The frame 401 functions to hold printed circuit board 410 and its associated components in place in a mold or similar arrangement when a material is applied to surround these components. The material may originally be liquid and the frame 401 may be placed in the mold. Afterward, the material solidifies to form a solid, light transmitting material 417.

Although the subassembly 402 in these examples includes a frame 401, it will be appreciated that in other examples a frame 401 is not used. For example, a printed circuit board including light emitting elements 414 may be encompassed or surrounded by the solid, light transmitting material without the use of a frame 401. In one example of this approach, the printed circuit board 410 is placed in a mold and injection molding techniques are used to inject a light transmitting material (e.g., initially in a liquid or semi-liquid form) in to the mold. In still other examples, other molding or non-molding techniques (e.g., manually constructing the subassembly from separate components) are used to from the subassembly 402.

As shown if FIG. 6, the original frame has been cut at edges 415 to reduce its size and allow the finished subassembly 402 to have flush surfaces with no protrusions. Also, a solid, light transmitting material 417 now surrounds and embeds the printed circuit board 410 and includes the light emitting elements 414 on the printed circuit board 410. In one example, the solid, light emitting material 417 is a resin. Other examples of materials may also be used. The solid, light transmitting material 417 may also be selected to transmit various forms of light (e.g., at different wavelengths). For example, the material may be selected to transmit visible, infrared, or ultraviolet light. Other examples of light having other characteristics may also be transmitted according to the nature of the material that is selected.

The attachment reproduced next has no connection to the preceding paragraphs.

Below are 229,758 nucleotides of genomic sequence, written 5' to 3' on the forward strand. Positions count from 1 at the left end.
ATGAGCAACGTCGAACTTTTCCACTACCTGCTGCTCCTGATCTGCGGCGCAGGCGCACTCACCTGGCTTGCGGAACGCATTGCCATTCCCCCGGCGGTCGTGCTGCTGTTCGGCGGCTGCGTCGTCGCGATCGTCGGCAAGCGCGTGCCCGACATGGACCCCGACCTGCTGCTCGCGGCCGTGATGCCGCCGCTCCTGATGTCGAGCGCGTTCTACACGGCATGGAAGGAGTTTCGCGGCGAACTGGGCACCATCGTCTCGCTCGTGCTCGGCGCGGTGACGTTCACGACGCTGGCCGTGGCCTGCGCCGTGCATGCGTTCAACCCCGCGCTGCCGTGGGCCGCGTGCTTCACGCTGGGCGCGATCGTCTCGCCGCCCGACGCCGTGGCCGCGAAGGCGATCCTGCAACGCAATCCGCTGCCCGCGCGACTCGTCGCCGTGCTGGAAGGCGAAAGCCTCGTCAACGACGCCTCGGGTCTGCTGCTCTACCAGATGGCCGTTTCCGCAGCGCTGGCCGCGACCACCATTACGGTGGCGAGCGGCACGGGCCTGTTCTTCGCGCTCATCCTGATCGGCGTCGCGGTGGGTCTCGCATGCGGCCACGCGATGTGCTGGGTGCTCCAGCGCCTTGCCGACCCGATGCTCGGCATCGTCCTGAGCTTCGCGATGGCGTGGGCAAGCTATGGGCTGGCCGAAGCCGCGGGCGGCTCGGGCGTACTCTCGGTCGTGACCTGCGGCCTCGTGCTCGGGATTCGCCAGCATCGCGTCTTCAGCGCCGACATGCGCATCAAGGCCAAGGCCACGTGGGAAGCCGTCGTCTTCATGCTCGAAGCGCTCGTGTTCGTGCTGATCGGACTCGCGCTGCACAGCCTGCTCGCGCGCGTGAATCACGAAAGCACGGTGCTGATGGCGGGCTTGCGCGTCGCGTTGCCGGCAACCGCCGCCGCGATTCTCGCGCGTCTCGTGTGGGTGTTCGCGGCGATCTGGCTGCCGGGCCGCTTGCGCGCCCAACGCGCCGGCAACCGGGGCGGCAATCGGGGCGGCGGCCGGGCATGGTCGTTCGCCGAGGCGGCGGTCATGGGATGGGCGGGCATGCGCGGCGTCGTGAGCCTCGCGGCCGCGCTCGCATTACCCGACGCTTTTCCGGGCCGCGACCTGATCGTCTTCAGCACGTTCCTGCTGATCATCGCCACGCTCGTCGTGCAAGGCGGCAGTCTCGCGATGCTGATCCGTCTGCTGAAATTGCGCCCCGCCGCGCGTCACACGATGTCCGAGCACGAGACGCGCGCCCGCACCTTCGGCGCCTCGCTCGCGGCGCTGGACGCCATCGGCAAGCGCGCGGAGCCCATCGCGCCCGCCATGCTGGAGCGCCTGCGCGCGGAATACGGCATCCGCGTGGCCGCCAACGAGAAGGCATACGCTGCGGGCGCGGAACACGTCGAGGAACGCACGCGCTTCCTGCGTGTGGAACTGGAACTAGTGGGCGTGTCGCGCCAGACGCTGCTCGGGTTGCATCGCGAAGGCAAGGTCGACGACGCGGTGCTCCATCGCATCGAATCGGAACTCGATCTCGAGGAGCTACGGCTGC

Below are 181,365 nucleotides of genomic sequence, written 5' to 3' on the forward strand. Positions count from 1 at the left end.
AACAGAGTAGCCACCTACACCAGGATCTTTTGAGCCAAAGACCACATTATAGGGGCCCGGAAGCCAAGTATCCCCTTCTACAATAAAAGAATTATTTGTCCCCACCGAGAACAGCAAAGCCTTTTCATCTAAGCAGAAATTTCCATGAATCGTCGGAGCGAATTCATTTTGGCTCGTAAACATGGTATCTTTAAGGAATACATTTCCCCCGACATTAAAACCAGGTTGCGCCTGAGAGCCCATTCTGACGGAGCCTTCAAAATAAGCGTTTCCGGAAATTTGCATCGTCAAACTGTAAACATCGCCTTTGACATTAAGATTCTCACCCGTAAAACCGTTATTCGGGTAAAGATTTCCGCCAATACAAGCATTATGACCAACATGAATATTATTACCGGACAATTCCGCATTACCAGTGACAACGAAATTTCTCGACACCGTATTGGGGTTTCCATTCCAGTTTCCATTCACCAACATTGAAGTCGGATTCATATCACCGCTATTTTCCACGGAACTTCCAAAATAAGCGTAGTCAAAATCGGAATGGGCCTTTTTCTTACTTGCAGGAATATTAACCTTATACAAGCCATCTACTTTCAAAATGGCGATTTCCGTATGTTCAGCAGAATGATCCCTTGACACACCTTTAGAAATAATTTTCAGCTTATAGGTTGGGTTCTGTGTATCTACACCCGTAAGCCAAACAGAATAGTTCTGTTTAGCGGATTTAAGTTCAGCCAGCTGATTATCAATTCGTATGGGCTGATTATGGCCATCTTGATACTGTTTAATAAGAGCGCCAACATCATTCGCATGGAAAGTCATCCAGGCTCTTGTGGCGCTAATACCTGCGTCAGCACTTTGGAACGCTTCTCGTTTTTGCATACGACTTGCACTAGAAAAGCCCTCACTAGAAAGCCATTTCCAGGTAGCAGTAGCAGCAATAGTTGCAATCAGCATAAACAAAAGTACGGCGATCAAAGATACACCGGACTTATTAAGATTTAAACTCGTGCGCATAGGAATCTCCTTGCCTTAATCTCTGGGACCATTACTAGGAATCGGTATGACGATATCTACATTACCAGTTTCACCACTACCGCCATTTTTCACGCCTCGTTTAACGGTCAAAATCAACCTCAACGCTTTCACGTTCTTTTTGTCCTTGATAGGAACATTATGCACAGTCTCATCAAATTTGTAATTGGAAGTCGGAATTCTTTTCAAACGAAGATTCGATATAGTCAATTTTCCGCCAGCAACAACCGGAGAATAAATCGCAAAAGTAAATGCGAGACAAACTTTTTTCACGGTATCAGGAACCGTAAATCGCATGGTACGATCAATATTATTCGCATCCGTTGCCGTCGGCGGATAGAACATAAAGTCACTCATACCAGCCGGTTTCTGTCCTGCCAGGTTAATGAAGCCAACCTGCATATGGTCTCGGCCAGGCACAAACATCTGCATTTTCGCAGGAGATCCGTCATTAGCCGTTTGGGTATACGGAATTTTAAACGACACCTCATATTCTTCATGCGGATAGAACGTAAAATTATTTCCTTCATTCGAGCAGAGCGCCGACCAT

As also mentioned herein, injection molding techniques may be used to inject a liquid form of the material 417 into a mold and around the components. After pouring or injecting the material, the material may be allowed to solidify, for example, using a curing process. Consequently, the material 417 becomes solid and possesses properties facilitating the transmission of light.

Also as shown in FIG. 6, the subassembly is block shaped. However, it will be understood that the subassembly 402 can be formed of many different types of shapes and configurations. For example, the subassembly 402 may be spherical or conical in shape. Other examples of shapes and configurations are possible.